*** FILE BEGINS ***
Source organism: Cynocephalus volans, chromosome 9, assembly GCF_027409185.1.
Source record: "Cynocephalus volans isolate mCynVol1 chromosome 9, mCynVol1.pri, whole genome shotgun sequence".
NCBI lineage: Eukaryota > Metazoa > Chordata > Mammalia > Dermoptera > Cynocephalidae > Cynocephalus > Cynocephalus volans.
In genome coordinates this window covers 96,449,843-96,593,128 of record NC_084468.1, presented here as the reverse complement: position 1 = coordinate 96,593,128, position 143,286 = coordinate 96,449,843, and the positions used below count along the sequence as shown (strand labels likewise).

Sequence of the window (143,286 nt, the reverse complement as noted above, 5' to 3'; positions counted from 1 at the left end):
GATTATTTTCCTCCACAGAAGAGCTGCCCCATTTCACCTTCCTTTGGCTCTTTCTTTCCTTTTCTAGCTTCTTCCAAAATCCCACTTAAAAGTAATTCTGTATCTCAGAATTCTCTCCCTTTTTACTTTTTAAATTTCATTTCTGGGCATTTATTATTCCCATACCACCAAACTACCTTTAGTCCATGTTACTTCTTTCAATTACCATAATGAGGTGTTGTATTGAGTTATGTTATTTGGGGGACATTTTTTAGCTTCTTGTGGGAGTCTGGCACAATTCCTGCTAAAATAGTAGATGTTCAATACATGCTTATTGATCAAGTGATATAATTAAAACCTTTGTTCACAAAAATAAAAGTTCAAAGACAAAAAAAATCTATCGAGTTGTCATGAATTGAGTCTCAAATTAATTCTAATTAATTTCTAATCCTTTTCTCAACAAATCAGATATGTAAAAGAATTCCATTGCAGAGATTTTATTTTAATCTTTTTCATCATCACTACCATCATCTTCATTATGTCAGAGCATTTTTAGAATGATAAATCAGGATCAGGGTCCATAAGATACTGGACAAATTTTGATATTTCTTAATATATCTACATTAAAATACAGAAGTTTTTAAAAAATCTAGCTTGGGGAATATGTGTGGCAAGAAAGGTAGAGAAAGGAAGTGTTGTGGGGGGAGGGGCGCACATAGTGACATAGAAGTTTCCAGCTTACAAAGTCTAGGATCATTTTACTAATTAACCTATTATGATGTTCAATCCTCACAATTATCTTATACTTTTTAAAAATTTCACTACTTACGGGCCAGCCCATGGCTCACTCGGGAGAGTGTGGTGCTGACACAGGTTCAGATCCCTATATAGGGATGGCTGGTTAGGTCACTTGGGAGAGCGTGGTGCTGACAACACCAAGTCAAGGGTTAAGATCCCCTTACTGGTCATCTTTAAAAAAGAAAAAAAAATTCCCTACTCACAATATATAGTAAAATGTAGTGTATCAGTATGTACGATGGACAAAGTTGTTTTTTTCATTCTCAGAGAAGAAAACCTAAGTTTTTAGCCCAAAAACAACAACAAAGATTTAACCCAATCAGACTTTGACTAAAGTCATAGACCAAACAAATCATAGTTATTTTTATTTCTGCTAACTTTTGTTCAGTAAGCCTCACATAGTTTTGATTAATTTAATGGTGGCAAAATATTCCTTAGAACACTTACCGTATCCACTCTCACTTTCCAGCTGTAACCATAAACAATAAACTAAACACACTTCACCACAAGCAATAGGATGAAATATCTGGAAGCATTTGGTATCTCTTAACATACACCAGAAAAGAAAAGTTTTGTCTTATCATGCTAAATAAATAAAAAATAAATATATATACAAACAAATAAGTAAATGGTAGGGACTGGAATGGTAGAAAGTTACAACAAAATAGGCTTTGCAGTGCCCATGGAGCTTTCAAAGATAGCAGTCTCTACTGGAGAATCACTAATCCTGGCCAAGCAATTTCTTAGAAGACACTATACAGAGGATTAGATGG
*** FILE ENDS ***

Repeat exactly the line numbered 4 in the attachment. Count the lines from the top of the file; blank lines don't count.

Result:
In genome coordinates this window covers 96,449,843-96,593,128 of record NC_084468.1, presented here as the reverse complement: position 1 = coordinate 96,593,128, position 143,286 = coordinate 96,449,843, and the positions used below count along the sequence as shown (strand labels likewise).